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Amy Mather
In our house we are as waste minded as possible, this is actually purely coincidental. A few years ago I got irritated with our local garbage service constantly raising their rates so we got the okay from our landlord and started hauling our own garbage to the dump, on average we go once every other month with two full garbage cans (this is for a family of 6, with one still in diapers!) I know this is more than some, but much less than most. We also recycle like crazy! The incentive of: Recyclables are free to drop off at the dump, is a huge motivator, that and now our average garbage bill is about $17, that's for 2 months of garbage! Besides this we now own a home on a small amount of acreage so we have a compost pile.
We buy all of our beef from a local grower, I know exactly where my children's food is coming from! This may seem like the more costly route since it is obviously higher quality than in the grocery stores, but its not, on average we pay a little over $3 lb for everything, that's $3 for ground burger and $3 for Filet Mignon! What makes it costly, well, we buy in bulk so for our house that's a whole cow at once, so yes, I drop about a grand on beef, but that's just once a year, I have bought beef in a grocery store just once in the last 6 years and it was so foul tasting that it ruined my spaghetti, and I bought the supposedly good stuff! Also, the meat we do not buy we grow, it is a good amount of work, but in our household it's all hands on deck all the time. Also, it does not take a genius to grow meat, you really just have to remember to feed them, we grow chickens for eggs and for meat as well as pork (I've never had such delicious meat as home grown, it actually really makes me wonder what on earth has been done to the food in the grocery stores) We also grow turkeys occasionally.
Every year we also plant a large vegetable garden for our families' own consumption, the harvest from which can be frozen and/or canned, I do both, as well as give a ton away.
The article also talked about patching clothes and learning from our grandparents, this is something I learned as a kid, I suppose our lifestyle now is a reflection or our not so prosperous upbringing. As a kid my mom grew blackberries in our yard and our area is flush with local berry growers, every one I know there first summer job was on a berry farm. I've never bought jam or jelly before, that's something that you take a day to make at the end of summer, literally just one days work will give you enough jelly to give 4 growing boys PB&J sandwiches for an entire school year! Not to mention, jars and rings are reusable, I've also never bought any of those, talk about waste reduction right there!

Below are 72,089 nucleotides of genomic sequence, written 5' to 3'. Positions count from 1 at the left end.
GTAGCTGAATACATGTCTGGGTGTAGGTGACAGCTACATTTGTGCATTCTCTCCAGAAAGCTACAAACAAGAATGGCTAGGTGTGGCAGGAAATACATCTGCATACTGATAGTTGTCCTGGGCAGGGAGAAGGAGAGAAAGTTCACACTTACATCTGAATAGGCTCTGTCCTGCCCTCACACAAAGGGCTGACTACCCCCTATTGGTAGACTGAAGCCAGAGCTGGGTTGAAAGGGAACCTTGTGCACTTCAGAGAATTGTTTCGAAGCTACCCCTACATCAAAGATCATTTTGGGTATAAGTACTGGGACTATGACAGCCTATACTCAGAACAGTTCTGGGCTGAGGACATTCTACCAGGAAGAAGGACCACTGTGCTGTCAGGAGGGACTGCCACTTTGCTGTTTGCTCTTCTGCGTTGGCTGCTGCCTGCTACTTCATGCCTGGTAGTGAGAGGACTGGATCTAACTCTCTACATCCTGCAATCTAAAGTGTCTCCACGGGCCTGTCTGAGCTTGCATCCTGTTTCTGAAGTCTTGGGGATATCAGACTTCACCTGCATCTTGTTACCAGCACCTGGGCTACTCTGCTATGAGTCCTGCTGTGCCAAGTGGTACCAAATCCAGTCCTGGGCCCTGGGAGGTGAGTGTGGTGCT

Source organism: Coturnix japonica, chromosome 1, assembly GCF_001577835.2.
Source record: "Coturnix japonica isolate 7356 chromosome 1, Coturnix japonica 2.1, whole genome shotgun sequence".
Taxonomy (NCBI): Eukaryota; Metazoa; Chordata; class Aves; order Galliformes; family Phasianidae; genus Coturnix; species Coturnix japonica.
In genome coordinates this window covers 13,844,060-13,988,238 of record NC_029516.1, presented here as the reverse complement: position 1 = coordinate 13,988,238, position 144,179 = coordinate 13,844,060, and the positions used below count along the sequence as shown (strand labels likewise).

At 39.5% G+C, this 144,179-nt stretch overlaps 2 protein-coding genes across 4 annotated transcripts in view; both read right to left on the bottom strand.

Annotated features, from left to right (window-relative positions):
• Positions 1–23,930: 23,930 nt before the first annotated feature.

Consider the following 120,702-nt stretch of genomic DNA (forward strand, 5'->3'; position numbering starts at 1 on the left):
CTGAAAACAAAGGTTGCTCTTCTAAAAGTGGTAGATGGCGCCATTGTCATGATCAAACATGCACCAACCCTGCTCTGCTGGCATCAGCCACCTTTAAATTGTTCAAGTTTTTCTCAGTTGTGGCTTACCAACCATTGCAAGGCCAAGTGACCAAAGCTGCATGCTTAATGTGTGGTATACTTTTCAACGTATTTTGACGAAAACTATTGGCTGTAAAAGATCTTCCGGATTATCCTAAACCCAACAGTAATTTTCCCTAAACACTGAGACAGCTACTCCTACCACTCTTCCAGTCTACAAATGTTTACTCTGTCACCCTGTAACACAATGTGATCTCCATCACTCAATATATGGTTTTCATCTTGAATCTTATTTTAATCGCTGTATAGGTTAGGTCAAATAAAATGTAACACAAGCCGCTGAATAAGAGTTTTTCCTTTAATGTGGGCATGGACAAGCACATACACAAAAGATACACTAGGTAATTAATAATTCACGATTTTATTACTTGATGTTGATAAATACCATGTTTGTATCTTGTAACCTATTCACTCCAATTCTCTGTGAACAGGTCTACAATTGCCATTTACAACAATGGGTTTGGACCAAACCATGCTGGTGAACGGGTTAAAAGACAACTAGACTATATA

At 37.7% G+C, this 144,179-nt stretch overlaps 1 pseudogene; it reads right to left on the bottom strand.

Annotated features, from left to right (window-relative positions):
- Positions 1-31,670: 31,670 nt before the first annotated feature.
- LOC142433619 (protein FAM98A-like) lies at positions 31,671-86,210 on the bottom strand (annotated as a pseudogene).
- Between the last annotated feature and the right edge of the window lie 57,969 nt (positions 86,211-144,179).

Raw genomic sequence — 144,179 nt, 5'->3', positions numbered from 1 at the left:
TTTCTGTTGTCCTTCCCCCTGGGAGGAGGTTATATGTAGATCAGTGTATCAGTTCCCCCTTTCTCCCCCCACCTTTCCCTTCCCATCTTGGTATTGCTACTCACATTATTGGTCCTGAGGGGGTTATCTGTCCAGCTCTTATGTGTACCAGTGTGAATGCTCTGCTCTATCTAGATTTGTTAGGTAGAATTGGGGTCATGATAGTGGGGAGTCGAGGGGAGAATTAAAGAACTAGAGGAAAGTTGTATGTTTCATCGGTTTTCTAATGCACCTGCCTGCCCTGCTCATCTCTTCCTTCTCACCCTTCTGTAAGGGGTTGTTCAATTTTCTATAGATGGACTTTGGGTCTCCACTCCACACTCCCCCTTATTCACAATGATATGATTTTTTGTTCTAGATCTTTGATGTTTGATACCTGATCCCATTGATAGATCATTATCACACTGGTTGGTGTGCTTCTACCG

As a kid my mom also taught me how to sew, no, I'm not some crazy awesome seamstress like she is, but I do have enough skill to sew patches on knees and fix blown out seams, which takes almost no skill at all. And, if all else fails, just cut the jeans off and make them into shorts, you can then reuse the scraps as patches!
One last thing that I can think of worth mentioning, although I know there's so much more, my entire area is quite green-minded and a couple of years ago our closest "big" city put a ban on plastic shopping bags, they still offer them, but in order to deter you from wanting them the stores charge you per bag and every store has reusable bags available for purchase, and they're really cheap. I myself have upwards of a dozen reusable bags that are in my car at all times (and I reuse old plastic grocery bags as well.)

Honestly, I may be more ambitious than some, well, maybe many, but in today's economy nothing is getting any cheaper and my efforts at reducing the overall cost of my family has had a domino effect of being less wasteful and being far more green, both consequences to my actions that I am more than willing to accept.
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seydou56
les compostes...
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Jill Krol

I shred all paper that isn't shiny and then use it in my guinea pig cage. Then it goes in the compost pile for the worms to eat. I prefer toilet paper with the cardboard rolls - it just seems more sanitary to me, but those empty rolls are kept for many uses. Gave a bunch to a gal creating a Harry Potter themed Halloween party, gave a bunch to a school art program, another class was creating a marble run with them, and I use them sliced open around the bases of new plant starts in the garden. At the holidays, I packed little gifts in them and wrapped them to disguise what the gifts were! Metal objects are given to friend who creates works of art with them. We definitely reuse, re-gift, recycle! I was the weird one using canvas shopping bags long before it was popular. Instead of throwing out that old sofa, refurbish the cushions and reupholster it. When my old sofa was going to be too big for the new space, I had it cut in half and put the "cut off arm" back on the end of the shorter couch. It's now a chair and a half size.

   
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